While one set of domestic policies would not address the global challenges presented by the accumulation and improper disposal of e-waste, generally there are a few things we can tackle under an international effort. To implement the solution proposed at this level, we must put an end to the sale of e-waste to poorer countries, encouraging greater waste recycling, and supporting production that involves nontoxic elements. Such action should be applied and monitored by supranational bodies like the African Union and the European Union or trading blocs where applicable. Domestically across countries, the relevant stakeholders have to find ways to reassess their roles within the circular economy as well and it begins with the consumers and innovators themselves. They would have to be the first adopters of the policies implemented by governments and, thereby, help to set a future industry standard which would also incentivize large multinationals wishing to enter the same market. Such incentives must translate into the type of innovation seem with the Phoneblocs project, but applied to other larger appliances if it is to have wider level impact on the production of electronics generally.

Critiques of using industrial policy to prevent government interference with consumer preferences might arise to these recommendations. Weighing the possible arguments against the record spending on advertisement by multinationals may expose what could be deemed infant industry protection to be the lesser evil. Therefore, industrial policy should be used as a tool to support the maturity of local markets while continuing to embed standards, which must eventually also be applied to imports. Its effects can impact the development of young entrepreneurs who may have better and more eco-friendly ideas, thereby, helping in the nurturing process of entrepreneurship mentioned earlier. While using industrial policy is not new to firms or markets, it can however be used in new ways such as the ones proposed.

The uptake of products like the Phonebloc may be slow because consumers are simply not ready to accept an entirely new product design for something as important to our daily lives as our cellular phones. Secondly, similar projects may find it difficult to attract investments due to lack of credibility and the scale of operations. However, by partnering with existing firms in the same industry, it could lead to an entirely different outcome for young innovations. Such is the case involving Phoneblocs and Motorola as it too introduced a similar design to cellular phone production. Despite what seemed like an unmatched competition, neither has really been able to succeed on the international market with their devices. This does not mean that it will not be possible for either to accomplish, but it is a signal to Phoneblocs that their innovation has the potential to achieve its aims.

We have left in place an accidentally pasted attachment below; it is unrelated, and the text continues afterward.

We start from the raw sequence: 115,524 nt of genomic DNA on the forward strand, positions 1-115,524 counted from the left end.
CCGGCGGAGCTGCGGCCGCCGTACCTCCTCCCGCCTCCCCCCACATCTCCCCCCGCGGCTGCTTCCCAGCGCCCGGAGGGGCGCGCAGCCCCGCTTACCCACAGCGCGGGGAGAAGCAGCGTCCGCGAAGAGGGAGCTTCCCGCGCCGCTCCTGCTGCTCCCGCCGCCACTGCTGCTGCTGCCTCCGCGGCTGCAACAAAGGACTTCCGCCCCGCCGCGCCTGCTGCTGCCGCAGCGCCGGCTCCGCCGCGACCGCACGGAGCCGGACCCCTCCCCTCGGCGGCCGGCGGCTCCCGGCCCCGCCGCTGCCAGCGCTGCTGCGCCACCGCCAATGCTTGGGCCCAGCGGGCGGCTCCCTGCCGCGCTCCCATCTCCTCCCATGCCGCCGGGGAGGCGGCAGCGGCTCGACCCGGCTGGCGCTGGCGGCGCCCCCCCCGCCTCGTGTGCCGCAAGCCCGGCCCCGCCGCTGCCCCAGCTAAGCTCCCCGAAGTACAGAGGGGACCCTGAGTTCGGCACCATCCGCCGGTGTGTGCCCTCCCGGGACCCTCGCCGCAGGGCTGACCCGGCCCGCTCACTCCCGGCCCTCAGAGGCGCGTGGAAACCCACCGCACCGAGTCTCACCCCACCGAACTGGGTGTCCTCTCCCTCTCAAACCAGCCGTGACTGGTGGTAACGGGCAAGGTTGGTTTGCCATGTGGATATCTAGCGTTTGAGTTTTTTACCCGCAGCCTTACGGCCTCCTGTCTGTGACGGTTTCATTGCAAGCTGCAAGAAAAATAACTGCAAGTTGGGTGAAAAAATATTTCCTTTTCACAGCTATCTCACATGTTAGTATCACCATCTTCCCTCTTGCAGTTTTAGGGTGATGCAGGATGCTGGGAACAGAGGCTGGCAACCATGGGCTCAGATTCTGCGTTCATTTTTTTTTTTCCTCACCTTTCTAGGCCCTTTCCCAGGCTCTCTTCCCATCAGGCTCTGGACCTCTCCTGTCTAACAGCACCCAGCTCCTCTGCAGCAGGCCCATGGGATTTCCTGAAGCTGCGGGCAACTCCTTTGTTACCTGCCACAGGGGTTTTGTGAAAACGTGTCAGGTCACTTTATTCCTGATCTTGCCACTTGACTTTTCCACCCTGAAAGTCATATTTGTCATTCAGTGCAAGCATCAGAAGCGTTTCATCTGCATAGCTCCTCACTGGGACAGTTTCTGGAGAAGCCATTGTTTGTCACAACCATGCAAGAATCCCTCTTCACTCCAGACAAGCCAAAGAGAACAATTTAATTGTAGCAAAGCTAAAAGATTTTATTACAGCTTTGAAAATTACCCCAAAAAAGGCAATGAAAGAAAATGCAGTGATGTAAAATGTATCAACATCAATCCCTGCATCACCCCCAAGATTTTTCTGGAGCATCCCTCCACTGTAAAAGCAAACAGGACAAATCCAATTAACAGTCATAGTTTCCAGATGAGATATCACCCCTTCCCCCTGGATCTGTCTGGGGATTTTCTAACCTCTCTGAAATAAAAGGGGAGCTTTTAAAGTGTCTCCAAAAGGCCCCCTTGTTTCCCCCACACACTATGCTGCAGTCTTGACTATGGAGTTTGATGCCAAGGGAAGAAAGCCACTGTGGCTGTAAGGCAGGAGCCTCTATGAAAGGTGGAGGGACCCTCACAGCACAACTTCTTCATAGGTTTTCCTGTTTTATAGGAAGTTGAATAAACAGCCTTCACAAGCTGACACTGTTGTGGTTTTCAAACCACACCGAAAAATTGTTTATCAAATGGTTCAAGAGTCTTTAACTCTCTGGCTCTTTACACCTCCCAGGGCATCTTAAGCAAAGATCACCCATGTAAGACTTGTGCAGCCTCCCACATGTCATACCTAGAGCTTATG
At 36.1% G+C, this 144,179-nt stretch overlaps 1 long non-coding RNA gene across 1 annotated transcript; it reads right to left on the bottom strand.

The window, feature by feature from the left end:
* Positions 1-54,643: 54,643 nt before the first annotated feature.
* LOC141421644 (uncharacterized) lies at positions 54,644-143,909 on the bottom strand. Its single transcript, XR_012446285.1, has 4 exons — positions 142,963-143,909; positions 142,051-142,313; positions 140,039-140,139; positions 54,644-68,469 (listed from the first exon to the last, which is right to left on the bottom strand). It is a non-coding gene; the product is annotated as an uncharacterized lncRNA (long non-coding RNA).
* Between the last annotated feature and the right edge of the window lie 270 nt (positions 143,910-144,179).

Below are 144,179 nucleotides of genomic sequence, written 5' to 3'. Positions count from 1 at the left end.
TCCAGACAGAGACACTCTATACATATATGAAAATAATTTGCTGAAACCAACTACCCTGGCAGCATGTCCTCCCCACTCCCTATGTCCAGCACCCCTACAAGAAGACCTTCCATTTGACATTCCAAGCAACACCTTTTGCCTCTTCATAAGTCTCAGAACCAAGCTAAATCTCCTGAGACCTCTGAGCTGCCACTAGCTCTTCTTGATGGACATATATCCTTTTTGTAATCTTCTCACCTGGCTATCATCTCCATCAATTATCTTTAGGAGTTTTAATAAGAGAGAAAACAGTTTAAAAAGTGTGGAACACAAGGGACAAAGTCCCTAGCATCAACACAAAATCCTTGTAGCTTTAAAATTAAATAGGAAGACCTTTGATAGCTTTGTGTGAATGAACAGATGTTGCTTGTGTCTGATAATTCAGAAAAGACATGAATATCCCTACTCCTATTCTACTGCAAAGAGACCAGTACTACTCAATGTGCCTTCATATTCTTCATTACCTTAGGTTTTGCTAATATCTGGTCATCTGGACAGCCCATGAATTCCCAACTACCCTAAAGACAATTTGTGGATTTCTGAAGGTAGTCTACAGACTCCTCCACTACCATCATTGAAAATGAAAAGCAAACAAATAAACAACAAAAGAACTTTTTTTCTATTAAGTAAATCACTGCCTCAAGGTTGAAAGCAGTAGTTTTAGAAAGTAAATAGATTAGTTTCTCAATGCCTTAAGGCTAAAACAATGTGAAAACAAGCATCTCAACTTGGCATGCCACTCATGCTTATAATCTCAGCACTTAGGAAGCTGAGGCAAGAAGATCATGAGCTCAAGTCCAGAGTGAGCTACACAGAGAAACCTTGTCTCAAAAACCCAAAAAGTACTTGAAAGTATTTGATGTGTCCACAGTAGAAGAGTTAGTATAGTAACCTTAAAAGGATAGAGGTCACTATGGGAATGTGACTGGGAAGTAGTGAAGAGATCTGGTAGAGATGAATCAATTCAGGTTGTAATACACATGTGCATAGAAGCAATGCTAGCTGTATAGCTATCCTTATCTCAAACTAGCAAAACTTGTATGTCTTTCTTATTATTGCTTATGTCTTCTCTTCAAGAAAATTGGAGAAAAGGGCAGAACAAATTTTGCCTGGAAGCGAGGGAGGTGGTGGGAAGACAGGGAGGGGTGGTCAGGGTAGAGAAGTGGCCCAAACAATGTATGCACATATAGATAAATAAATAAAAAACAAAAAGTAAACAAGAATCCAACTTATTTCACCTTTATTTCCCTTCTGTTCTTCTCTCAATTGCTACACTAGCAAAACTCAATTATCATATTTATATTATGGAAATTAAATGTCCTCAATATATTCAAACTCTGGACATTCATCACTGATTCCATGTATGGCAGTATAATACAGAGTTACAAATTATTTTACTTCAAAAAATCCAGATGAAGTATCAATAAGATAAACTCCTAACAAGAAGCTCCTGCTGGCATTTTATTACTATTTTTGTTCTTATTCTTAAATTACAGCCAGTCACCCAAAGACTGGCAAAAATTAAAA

It is equally arguable either way that globalization and mass production facilitated each other, but what is certain is that they fed the process of mass customization that has led to overconsumption; which has naturally produced both negative and positive implications. However, given the global nature of the implications, the challenges associated with the negative aspects have risen to levels that are dangerous if not countered effectively and immediately with greater accountability. Among entrepreneurs we find an encouraging potential resource to creating the desired change for the challenges imposed by waste as a result of unsustainable production and consumption habits. Equally important is their surrounding environments which have to be conducive for their success and with policy, we find a powerful tool for shaping the development of those ecosystems. We have one habitable planet (for the time being) and must be able to live comfortably and sustainably on it at the same time, for our future depends on it.